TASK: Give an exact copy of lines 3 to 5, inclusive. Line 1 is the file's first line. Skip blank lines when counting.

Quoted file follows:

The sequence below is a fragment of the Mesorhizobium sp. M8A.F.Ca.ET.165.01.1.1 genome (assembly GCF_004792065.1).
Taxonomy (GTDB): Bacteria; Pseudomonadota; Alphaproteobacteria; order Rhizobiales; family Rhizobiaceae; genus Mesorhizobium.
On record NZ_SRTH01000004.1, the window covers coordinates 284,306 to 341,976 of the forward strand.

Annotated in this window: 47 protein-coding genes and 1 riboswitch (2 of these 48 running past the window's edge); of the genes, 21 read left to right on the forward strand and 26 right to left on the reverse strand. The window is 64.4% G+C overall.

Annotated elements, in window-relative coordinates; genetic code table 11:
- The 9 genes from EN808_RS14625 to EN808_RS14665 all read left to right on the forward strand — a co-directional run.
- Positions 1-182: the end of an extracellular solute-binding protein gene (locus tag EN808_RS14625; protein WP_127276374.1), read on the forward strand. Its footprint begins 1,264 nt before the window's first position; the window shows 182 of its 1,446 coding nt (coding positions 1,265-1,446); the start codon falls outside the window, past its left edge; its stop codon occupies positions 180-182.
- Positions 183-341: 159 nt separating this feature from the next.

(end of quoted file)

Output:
On record NZ_SRTH01000004.1, the window covers coordinates 284,306 to 341,976 of the forward strand.

Annotated in this window: 47 protein-coding genes and 1 riboswitch (2 of these 48 running past the window's edge); of the genes, 21 read left to right on the forward strand and 26 right to left on the reverse strand. The window is 64.4% G+C overall.

Annotated elements, in window-relative coordinates; genetic code table 11: